At over 16,000 samples and growing, this may be the largest such collection in existence. Most samples have had some taxa removed (especially some combination of beetles, mites, spiders, millipedes, and recently ants), but still contain vast numbers of other arthropods. In addition to soil and litter samples, there are also samples from some 4,000 trap collections (flight intercept or FIT like the photo above; unbaited pitfall; dung- and carrion-baited pitfall; and blacklight) and small-scale pyrethrin-fogging of substrates such as rotting logs. Much of the sorting done by museum staff or interns has been supported by collection improvement or research grants to curators in the Division of Insects. We encourage interested researchers to visit and check these samples for specimens of their study taxa to borrow.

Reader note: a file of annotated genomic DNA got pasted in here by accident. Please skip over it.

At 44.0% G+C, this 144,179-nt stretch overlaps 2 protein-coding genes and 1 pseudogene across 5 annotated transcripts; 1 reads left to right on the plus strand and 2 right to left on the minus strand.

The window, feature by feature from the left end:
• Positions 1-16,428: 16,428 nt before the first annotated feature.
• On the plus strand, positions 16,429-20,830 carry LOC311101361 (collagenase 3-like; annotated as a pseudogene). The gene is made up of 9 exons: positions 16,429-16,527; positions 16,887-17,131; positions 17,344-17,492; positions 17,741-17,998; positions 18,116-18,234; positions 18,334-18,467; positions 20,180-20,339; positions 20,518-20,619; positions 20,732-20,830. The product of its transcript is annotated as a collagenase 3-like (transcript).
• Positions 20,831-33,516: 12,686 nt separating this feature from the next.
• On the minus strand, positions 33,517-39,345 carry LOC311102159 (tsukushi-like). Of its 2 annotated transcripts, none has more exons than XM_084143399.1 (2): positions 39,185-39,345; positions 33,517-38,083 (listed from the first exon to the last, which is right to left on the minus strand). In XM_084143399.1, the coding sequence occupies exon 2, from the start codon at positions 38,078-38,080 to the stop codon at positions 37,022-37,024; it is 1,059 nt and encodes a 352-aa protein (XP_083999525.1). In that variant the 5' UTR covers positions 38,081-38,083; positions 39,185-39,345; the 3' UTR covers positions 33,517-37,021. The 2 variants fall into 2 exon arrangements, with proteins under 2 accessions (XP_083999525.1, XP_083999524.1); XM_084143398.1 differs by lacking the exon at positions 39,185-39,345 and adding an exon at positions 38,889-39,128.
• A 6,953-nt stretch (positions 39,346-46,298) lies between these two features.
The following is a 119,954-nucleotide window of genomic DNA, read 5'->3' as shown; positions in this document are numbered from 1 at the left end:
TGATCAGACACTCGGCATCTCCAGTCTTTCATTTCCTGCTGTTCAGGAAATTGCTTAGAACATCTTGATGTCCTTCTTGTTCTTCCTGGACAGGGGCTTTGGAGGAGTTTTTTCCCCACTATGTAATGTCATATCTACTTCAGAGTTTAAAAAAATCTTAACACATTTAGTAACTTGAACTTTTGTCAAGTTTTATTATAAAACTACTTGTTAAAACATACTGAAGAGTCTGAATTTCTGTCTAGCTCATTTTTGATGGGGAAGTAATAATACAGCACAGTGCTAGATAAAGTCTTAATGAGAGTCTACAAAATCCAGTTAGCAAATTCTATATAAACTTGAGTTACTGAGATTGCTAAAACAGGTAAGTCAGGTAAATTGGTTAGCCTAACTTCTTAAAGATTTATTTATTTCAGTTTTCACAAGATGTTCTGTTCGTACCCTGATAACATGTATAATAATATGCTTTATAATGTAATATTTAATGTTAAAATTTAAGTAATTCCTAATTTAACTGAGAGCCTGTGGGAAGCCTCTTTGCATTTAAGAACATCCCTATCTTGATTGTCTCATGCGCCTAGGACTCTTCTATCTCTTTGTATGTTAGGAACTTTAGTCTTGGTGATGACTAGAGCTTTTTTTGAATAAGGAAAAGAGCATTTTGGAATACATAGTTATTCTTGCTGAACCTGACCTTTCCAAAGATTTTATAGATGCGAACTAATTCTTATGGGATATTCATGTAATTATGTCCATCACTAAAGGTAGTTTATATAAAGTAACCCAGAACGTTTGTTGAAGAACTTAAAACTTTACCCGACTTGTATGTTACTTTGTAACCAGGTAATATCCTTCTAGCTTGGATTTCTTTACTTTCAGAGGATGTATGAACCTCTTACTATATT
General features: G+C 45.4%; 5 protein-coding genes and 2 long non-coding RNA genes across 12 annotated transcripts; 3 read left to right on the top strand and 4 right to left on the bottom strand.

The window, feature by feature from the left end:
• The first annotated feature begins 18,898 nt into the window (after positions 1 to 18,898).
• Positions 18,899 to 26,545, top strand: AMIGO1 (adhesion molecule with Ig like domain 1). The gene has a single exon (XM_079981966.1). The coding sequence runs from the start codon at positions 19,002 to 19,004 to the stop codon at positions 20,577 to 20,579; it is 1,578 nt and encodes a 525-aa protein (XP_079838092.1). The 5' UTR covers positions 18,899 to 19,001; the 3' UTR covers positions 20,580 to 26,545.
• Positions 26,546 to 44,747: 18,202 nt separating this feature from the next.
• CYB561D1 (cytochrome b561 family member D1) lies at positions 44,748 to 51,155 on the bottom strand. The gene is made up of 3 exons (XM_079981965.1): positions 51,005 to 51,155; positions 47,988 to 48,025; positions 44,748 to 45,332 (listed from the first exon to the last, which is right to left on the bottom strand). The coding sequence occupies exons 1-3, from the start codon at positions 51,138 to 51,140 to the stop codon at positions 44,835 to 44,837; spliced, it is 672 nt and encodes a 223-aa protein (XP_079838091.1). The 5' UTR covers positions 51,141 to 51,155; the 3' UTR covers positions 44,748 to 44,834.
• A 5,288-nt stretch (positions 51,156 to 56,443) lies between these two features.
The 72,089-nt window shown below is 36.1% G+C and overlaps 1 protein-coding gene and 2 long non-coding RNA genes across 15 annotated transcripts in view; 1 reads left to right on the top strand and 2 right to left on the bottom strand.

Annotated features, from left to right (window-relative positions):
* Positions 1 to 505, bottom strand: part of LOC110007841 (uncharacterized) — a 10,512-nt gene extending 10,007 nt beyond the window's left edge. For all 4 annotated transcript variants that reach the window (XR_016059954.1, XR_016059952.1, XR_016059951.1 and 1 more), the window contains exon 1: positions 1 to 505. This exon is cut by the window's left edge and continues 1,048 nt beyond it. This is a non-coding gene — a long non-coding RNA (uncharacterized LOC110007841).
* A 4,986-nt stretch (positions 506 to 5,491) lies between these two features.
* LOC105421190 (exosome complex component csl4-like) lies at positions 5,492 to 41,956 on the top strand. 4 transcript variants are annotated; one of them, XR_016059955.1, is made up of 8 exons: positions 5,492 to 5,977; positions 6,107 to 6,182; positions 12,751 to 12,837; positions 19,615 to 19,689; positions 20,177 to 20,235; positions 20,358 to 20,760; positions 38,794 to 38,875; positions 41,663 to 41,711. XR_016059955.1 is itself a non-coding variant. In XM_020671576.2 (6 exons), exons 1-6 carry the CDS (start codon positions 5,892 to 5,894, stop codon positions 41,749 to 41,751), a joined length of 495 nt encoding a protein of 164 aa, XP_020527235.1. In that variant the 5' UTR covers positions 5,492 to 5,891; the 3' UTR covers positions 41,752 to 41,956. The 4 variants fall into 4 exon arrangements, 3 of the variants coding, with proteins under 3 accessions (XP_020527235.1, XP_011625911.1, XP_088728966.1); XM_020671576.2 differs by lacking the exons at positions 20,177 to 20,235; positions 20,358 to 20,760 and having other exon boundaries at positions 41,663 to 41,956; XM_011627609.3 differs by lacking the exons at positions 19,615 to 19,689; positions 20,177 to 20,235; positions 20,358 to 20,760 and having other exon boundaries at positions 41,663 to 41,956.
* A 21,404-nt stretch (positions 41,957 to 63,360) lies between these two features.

This organized collection was begun by former curator Henry S. Dybas (1915-1981; curator 1947-1980), a dedicated "niche collector," who began giving each of his samples a unique number of the form FM(HD)#-year-000, where "year" is the year of collection and 000 is a sequential sample number within that year. The (HD) suffix - his initials - served to distinguish these numbers from catalog numbers of other Field Museum divisions or departments; the parentheses were later eliminated for simplicity. When the museum's name was Chicago Natural History Museum (1953-part of 1966), the prefix CNHM(HD) was used, so specimens sorted and prepared then will be so labeled. All those samples are nevertheless entered here as "FMHD" numbers to simplify use of the data. All available collecting data for each sample are presented in the detailed view of its record.